Much-hyped Mancunian quartet and former Music Week cover stars Pale Waves are taking their sound in new directions for third album Unwanted. Here, lead singer and guitarist Heather Baron-Gracie lifts the lid on the band’s new path...
The new album is total pop-punk, a move away from the indie sound of your previous two records. What prompted that?
“I think it’s all about growth and finding what you love and want to be as an artist, and I think we grew a bit tired of the indie sound. We’ve always loved pop-punk and alternative music and it felt like we were ready, finally, to move in that direction with this third album. Art in general is always so influenced by other things, and I think the most important thing is to just create what feels natural for you. It was great working with [producer] Zakk Cervini; he’s become a good friend of ours and I couldn’t have asked for a better producer for this record. He made the whole experience so fun and lighthearted. Usually I’m so stressed when recording and I rarely enjoy it, but with him it was so easy and so natural. He had a huge influence on this record too and really helped us push our boundaries.”
The themes on this album are more personal and you’ve been open about your own relationships with women, and likewise Ciára Doran [drummer] shared the story of their transition. Is there enough LGBTQI representation in music?
“Not yet – but I think we’re heading in the right direction. It’s scary, and even just writing music and your feelings for the world to see is kind of terrifying; it’s like giving them your diary and being like, ‘Hey, read away!’ As a band and as people, being part of the queer community means that we know how it feels to not have that representation, so we knew we had to be honest. Even though that’s terrifying for us, it helps so many other people, which makes it worth it. Feeling unwanted, to me, means feeling like you’re not accepted and that you aren’t good enough. I think I’ve struggled with that my whole life. I always have that sense that I’m not good enough, so I wrote this album for everyone who feels like me. The music industry could be more supportive of different voices by accepting artists for who they are. Care less about the paycheck, and more about what the artist is saying.”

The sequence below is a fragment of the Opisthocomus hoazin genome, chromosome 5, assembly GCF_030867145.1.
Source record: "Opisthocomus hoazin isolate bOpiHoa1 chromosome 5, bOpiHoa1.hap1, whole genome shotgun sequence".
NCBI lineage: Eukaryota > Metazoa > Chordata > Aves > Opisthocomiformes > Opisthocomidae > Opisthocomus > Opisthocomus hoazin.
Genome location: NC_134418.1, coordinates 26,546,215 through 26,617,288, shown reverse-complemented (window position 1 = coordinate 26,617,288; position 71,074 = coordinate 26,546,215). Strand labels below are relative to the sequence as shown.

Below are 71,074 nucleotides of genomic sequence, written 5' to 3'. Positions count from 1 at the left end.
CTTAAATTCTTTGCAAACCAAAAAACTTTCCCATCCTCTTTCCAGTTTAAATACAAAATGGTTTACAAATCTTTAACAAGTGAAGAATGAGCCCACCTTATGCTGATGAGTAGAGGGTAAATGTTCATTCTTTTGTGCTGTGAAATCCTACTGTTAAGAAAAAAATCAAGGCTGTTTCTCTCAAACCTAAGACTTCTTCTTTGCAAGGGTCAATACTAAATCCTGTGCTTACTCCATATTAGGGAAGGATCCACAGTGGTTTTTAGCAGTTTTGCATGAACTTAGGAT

It’s like giving the world your diary and saying, ‘Hey, read away!’
You were on the cover of Music Week in 2018, in our new music issue. How do you reflect on your breakthrough since then?
“Honestly, it’s hard to even capture how much buzz or success you have when you’re in it. I always get worried that people won’t show up or won’t buy our record… So it still makes me super-happy when that’s not the case!”
You’ve been with Dirty Hit for three years now. What makes the label a good fit for you?
“Dirty Hit are very supportive in allowing their artists 100% of the creative direction. They trust the artists’ vision and I really admire that. I hear these horror stories of major labels forcing musicians to be something they aren’t but Dirty Hit have never done that with us – they just let us do our thing.”
How would you describe the landscape for guitar bands at the moment?
"I feel like guitar music and bands are really coming back around, which is such a relief! I turn on the radio now and actually hear guitars which is heaven to my ears. I love guitars and always have so I’m so thrilled they seem to be having a moment again."
What would be your message to young people who want to make music?"
Stay authentic! Prepare yourself to be in for a ride, that’s for sure. But enjoy every moment and don’t take it all too seriously have fun!"